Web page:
Don’t rely on old fashioned methods if you want real change in your professional life or organization | Mar 23, 2013
Real change (def.): a change that is sustainable because the deeper but hidden underlying factors that kept change from occurring are corrected.
Too many organizations want real change but over rely on outdated methods that bring no or fleeting change. Let’s review the three most common complaints I hear from executive leaders:
-our work culture is not accountable and productive enough
-our managers do not get the most out of their direct reports
-our lack of coherence on our leadership team is keeping us from breaking through to a new level of results
All three of these complaints can be corrected, but not by using the common but superficial methods that never get to the roots of the problem. I will get to the solution shortly, but first let’s recognize the “go to’s” that you likely use that DO NOT WORK.
Historically, business influencers in an organization, typically at the C-suite level, will try to bring about change in one of three failing ways. One way is they will have motivational talks with managers in hopes that a fireside chat can change hearts and minds. This is a popular but misguided method often.
For real change to take hold, what needs to be identified are the assumptions/beliefs/attitudes that have held that professional or organization back. Don’t talk “at a problem” until you first seek to understand the roots of the problem. Conversations, no matter how direct (or threatening), do not typically utilize the deeper awareness and precision needed to identify the specific and multiple factors keeping the problem going. I call these companies “The Dinosaurs”; they are dying out because their competitors are using behavioral science to more precisely and quickly cut into the root of the problem.
A second way organizational leaders will try to bring change is by using some program they read about which sounded compelling. I call these companies “The Amateurs”. They think that from reading and following a manual or structure they can create a meaningful and lasting change. While these books sell like hotcakes, they often bring nothing more than a few days of change. Even when there is a training day or a mini-retreat, even with an outside facilitator who is an “expert” on organizational change, results often fizzle. Why? Because what is the most critical place to start is a concise understanding of the complexity of the problem. Most often problems are due to a set of “intangibles” that come in the firm of attitudes, beliefs, and/or habits that are entrenched.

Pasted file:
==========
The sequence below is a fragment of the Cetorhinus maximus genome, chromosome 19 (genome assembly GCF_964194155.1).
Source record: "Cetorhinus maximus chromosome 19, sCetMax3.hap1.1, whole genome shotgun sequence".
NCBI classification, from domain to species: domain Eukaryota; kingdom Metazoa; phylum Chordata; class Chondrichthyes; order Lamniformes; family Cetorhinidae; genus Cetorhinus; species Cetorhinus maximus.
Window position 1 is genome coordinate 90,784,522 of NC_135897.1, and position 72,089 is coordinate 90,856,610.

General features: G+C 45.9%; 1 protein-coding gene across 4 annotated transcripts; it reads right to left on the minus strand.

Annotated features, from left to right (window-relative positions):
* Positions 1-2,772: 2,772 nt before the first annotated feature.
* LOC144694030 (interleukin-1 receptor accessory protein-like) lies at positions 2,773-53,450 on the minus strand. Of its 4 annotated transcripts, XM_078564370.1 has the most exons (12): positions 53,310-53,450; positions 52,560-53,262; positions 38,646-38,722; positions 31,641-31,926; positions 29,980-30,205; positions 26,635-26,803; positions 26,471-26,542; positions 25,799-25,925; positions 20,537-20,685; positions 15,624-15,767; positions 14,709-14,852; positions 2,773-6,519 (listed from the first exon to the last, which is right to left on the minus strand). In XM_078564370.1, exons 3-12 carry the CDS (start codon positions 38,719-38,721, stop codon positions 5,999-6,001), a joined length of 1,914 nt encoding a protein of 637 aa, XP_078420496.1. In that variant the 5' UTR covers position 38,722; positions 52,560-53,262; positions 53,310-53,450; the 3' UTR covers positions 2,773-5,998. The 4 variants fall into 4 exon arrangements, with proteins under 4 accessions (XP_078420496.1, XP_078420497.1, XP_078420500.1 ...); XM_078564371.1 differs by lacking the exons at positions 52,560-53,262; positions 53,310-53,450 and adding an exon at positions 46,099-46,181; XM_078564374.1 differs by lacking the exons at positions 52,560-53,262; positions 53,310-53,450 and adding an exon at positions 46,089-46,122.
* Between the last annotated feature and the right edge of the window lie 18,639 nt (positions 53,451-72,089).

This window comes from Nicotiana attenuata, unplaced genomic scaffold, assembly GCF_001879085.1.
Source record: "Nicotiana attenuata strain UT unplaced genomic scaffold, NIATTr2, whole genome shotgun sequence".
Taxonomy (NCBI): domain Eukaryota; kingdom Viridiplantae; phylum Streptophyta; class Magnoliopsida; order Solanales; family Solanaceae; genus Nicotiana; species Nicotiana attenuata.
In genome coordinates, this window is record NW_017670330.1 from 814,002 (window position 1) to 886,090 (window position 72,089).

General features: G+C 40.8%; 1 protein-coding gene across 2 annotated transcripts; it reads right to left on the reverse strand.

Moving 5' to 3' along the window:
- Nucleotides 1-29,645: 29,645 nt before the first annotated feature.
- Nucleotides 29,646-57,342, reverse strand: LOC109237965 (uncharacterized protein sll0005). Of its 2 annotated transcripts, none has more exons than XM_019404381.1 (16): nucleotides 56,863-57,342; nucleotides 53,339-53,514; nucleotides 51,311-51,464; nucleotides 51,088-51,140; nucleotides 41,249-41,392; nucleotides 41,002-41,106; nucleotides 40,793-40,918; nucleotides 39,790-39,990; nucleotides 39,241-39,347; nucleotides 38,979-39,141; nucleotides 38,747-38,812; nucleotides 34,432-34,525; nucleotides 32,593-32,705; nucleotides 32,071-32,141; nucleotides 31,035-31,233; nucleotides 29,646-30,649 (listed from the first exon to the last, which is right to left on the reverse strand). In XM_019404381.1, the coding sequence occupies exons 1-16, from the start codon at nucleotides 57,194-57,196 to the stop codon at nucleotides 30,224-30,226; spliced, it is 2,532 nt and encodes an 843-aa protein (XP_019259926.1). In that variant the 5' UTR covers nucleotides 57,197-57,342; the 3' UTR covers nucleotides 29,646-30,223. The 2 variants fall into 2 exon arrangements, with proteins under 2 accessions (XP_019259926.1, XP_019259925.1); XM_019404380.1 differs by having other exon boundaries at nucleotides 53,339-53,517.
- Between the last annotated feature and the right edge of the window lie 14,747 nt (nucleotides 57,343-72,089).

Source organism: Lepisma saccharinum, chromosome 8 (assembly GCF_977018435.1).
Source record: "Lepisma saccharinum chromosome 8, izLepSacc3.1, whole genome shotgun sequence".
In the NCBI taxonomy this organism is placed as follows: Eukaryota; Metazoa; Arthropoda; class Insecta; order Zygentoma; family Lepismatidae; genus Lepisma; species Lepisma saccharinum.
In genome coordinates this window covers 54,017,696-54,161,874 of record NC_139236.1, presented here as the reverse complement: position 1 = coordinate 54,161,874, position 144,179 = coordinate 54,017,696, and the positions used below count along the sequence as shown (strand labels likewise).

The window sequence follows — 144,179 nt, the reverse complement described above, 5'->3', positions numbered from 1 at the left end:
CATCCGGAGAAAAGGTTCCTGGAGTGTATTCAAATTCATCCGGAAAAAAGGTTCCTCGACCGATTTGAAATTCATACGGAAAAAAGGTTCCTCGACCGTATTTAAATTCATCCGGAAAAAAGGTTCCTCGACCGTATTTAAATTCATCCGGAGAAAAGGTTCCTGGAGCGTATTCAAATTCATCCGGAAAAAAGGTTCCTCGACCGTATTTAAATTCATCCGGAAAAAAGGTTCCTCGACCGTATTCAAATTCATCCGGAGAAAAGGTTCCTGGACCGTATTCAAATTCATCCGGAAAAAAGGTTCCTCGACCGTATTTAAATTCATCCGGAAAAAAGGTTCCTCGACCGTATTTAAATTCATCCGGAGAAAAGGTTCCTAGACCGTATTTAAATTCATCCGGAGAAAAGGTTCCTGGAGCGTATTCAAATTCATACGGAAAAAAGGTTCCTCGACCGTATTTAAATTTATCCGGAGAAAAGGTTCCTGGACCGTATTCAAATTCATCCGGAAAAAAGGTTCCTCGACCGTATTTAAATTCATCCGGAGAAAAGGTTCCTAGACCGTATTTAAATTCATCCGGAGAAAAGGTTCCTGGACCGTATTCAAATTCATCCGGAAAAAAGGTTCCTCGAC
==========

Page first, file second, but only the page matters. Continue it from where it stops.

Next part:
The problem is these retreats are often more like an extended version of the motivational speech, it’s just that the facilitator can charge more because more time is being spent on some 5-step program they have chosen to use that day. The problem: their five step program is not tailored to the 6 attitudes that are holding the organization back.
To discover what these attitudes are, you need a highly trained behavioral scientist who can ask the right questions and collate data to discern the patterns in need of change.